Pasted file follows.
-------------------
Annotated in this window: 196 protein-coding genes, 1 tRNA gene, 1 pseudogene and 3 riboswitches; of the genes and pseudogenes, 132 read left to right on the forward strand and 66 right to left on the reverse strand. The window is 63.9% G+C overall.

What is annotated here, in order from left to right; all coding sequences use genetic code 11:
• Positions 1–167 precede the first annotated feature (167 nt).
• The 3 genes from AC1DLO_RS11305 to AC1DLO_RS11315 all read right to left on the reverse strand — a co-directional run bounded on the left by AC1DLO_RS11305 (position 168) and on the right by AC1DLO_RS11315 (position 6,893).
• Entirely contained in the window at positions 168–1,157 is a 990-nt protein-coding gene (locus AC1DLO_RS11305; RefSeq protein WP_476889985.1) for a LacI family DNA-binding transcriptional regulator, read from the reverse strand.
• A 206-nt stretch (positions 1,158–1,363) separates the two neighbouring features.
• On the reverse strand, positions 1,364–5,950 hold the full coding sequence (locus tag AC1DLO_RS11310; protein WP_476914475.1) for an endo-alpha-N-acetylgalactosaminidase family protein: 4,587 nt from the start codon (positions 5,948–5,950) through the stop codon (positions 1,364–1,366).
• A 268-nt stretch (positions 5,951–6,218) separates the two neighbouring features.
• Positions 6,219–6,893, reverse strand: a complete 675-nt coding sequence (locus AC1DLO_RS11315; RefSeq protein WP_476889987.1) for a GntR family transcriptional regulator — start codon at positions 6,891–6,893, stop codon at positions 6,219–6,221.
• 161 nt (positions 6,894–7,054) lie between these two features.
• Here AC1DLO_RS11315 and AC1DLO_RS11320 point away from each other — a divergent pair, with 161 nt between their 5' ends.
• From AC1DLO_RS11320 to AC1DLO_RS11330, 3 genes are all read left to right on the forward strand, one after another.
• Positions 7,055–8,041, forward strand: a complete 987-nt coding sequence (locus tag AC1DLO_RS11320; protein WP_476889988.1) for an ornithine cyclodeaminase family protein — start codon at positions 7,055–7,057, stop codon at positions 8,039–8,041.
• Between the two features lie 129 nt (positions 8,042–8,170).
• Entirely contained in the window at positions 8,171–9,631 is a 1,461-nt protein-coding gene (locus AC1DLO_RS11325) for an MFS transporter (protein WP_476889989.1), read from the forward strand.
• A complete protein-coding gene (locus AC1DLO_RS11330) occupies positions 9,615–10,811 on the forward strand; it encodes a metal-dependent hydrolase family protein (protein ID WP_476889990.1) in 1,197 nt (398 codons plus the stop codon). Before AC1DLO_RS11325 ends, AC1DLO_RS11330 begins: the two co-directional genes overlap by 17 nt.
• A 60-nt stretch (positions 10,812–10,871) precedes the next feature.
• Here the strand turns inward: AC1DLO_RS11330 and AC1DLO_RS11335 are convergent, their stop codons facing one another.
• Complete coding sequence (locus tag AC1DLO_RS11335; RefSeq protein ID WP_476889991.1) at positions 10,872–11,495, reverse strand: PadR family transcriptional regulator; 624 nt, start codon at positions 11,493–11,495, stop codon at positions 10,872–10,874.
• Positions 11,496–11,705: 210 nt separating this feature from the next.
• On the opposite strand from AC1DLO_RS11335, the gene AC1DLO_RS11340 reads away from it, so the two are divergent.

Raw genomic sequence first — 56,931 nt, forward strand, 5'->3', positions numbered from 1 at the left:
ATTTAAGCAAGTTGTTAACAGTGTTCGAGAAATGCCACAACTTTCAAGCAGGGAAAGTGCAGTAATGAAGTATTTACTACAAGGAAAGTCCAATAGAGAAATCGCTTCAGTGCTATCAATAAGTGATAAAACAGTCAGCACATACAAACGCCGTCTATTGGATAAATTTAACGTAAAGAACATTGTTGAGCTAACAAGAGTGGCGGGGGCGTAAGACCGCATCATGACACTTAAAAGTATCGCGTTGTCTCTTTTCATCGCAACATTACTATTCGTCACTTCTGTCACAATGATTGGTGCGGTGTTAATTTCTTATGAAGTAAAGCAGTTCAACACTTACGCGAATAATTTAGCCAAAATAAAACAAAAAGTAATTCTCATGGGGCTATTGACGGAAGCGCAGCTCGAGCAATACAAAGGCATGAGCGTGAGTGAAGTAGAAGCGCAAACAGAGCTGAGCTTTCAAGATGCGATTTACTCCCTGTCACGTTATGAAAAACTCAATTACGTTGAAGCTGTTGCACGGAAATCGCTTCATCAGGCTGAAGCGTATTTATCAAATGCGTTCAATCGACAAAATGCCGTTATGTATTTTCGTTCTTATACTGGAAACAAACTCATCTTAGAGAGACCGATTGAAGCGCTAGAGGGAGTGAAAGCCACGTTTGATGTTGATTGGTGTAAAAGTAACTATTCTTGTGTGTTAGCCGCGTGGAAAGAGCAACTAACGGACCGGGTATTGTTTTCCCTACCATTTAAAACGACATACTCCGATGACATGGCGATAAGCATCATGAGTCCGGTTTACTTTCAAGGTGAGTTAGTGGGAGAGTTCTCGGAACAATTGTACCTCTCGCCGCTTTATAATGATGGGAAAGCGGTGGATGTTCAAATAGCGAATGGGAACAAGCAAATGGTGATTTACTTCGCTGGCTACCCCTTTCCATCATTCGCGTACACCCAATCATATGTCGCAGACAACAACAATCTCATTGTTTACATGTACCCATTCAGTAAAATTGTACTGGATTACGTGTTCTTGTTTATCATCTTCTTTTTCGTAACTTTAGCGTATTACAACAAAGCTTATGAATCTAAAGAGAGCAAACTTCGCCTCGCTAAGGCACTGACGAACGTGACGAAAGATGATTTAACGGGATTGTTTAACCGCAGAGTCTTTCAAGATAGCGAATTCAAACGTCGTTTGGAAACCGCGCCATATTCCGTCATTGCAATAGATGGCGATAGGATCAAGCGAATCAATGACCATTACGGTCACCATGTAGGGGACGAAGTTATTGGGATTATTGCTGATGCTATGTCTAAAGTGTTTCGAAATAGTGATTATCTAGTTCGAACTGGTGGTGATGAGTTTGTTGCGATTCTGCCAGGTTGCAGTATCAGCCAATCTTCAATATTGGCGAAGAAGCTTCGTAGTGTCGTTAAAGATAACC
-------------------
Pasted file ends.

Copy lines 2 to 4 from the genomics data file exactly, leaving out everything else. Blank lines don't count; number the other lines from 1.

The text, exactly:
What is annotated here, in order from left to right; all coding sequences use genetic code 11:
• Positions 1–167 precede the first annotated feature (167 nt).
• The 3 genes from AC1DLO_RS11305 to AC1DLO_RS11315 all read right to left on the reverse strand — a co-directional run bounded on the left by AC1DLO_RS11305 (position 168) and on the right by AC1DLO_RS11315 (position 6,893).